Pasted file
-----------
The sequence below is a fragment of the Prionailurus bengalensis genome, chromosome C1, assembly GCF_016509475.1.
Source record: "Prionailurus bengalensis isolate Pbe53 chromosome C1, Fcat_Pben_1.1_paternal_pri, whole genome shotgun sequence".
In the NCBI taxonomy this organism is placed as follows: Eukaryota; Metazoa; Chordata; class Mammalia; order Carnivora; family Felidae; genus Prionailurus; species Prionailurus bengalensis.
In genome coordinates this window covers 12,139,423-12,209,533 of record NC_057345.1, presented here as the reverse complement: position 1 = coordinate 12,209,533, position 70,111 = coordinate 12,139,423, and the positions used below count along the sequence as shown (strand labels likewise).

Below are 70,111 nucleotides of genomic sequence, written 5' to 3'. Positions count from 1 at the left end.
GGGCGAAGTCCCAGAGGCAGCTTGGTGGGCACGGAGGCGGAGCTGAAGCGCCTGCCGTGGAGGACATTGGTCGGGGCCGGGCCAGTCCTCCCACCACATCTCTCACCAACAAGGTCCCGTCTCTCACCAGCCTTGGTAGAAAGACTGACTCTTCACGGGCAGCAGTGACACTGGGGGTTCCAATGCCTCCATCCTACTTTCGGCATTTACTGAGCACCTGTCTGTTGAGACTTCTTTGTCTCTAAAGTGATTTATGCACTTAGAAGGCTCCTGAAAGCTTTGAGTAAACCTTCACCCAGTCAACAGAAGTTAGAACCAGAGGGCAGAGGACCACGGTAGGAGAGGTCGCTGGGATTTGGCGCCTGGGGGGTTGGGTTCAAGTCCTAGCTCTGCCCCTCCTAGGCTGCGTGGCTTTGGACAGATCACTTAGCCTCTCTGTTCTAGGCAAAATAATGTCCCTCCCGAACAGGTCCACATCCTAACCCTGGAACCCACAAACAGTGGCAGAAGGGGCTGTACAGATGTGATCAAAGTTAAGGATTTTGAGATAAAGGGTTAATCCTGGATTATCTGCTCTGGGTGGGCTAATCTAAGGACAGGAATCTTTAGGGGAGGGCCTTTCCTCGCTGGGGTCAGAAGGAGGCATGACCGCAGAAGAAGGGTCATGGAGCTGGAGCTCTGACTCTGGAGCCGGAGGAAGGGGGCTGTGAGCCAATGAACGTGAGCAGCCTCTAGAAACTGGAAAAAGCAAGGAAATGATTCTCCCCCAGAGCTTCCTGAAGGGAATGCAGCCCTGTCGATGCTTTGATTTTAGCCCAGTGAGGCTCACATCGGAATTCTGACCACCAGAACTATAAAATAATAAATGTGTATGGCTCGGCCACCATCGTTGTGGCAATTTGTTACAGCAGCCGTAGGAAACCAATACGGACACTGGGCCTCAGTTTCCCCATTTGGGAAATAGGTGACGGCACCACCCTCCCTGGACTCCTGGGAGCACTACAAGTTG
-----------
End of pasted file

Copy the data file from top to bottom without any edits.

The sequence below is a fragment of the Prionailurus bengalensis genome, chromosome C1, assembly GCF_016509475.1.
Source record: "Prionailurus bengalensis isolate Pbe53 chromosome C1, Fcat_Pben_1.1_paternal_pri, whole genome shotgun sequence".
In the NCBI taxonomy this organism is placed as follows: Eukaryota; Metazoa; Chordata; class Mammalia; order Carnivora; family Felidae; genus Prionailurus; species Prionailurus bengalensis.
In genome coordinates this window covers 12,139,423-12,209,533 of record NC_057345.1, presented here as the reverse complement: position 1 = coordinate 12,209,533, position 70,111 = coordinate 12,139,423, and the positions used below count along the sequence as shown (strand labels likewise).

Below are 70,111 nucleotides of genomic sequence, written 5' to 3'. Positions count from 1 at the left end.
GGGCGAAGTCCCAGAGGCAGCTTGGTGGGCACGGAGGCGGAGCTGAAGCGCCTGCCGTGGAGGACATTGGTCGGGGCCGGGCCAGTCCTCCCACCACATCTCTCACCAACAAGGTCCCGTCTCTCACCAGCCTTGGTAGAAAGACTGACTCTTCACGGGCAGCAGTGACACTGGGGGTTCCAATGCCTCCATCCTACTTTCGGCATTTACTGAGCACCTGTCTGTTGAGACTTCTTTGTCTCTAAAGTGATTTATGCACTTAGAAGGCTCCTGAAAGCTTTGAGTAAACCTTCACCCAGTCAACAGAAGTTAGAACCAGAGGGCAGAGGACCACGGTAGGAGAGGTCGCTGGGATTTGGCGCCTGGGGGGTTGGGTTCAAGTCCTAGCTCTGCCCCTCCTAGGCTGCGTGGCTTTGGACAGATCACTTAGCCTCTCTGTTCTAGGCAAAATAATGTCCCTCCCGAACAGGTCCACATCCTAACCCTGGAACCCACAAACAGTGGCAGAAGGGGCTGTACAGATGTGATCAAAGTTAAGGATTTTGAGATAAAGGGTTAATCCTGGATTATCTGCTCTGGGTGGGCTAATCTAAGGACAGGAATCTTTAGGGGAGGGCCTTTCCTCGCTGGGGTCAGAAGGAGGCATGACCGCAGAAGAAGGGTCATGGAGCTGGAGCTCTGACTCTGGAGCCGGAGGAAGGGGGCTGTGAGCCAATGAACGTGAGCAGCCTCTAGAAACTGGAAAAAGCAAGGAAATGATTCTCCCCCAGAGCTTCCTGAAGGGAATGCAGCCCTGTCGATGCTTTGATTTTAGCCCAGTGAGGCTCACATCGGAATTCTGACCACCAGAACTATAAAATAATAAATGTGTATGGCTCGGCCACCATCGTTGTGGCAATTTGTTACAGCAGCCGTAGGAAACCAATACGGACACTGGGCCTCAGTTTCCCCATTTGGGAAATAGGTGACGGCACCACCCTCCCTGGACTCCTGGGAGCACTACAAGTTG